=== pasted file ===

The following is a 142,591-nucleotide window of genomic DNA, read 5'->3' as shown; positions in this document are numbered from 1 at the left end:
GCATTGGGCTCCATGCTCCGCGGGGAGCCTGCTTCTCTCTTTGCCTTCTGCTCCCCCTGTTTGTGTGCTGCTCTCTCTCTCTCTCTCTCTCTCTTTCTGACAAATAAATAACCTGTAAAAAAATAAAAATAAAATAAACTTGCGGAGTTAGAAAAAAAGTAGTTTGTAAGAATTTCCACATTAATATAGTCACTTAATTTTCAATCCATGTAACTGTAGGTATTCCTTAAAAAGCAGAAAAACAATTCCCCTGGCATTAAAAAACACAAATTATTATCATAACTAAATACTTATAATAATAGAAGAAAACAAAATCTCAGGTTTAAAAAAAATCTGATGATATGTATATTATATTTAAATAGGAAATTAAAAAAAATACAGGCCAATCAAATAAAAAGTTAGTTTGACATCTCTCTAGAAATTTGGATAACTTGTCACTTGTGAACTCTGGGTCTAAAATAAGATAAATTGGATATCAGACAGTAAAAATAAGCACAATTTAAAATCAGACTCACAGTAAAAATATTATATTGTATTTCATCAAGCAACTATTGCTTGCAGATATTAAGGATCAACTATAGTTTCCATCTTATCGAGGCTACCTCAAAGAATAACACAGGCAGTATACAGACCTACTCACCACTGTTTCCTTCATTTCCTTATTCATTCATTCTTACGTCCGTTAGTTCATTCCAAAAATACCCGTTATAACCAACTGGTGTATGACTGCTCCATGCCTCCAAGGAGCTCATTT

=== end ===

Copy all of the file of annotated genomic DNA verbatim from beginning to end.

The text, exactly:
The following is a 142,591-nucleotide window of genomic DNA, read 5'->3' as shown; positions in this document are numbered from 1 at the left end:
GCATTGGGCTCCATGCTCCGCGGGGAGCCTGCTTCTCTCTTTGCCTTCTGCTCCCCCTGTTTGTGTGCTGCTCTCTCTCTCTCTCTCTCTCTCTTTCTGACAAATAAATAACCTGTAAAAAAATAAAAATAAAATAAACTTGCGGAGTTAGAAAAAAAGTAGTTTGTAAGAATTTCCACATTAATATAGTCACTTAATTTTCAATCCATGTAACTGTAGGTATTCCTTAAAAAGCAGAAAAACAATTCCCCTGGCATTAAAAAACACAAATTATTATCATAACTAAATACTTATAATAATAGAAGAAAACAAAATCTCAGGTTTAAAAAAAATCTGATGATATGTATATTATATTTAAATAGGAAATTAAAAAAAATACAGGCCAATCAAATAAAAAGTTAGTTTGACATCTCTCTAGAAATTTGGATAACTTGTCACTTGTGAACTCTGGGTCTAAAATAAGATAAATTGGATATCAGACAGTAAAAATAAGCACAATTTAAAATCAGACTCACAGTAAAAATATTATATTGTATTTCATCAAGCAACTATTGCTTGCAGATATTAAGGATCAACTATAGTTTCCATCTTATCGAGGCTACCTCAAAGAATAACACAGGCAGTATACAGACCTACTCACCACTGTTTCCTTCATTTCCTTATTCATTCATTCTTACGTCCGTTAGTTCATTCCAAAAATACCCGTTATAACCAACTGGTGTATGACTGCTCCATGCCTCCAAGGAGCTCATTT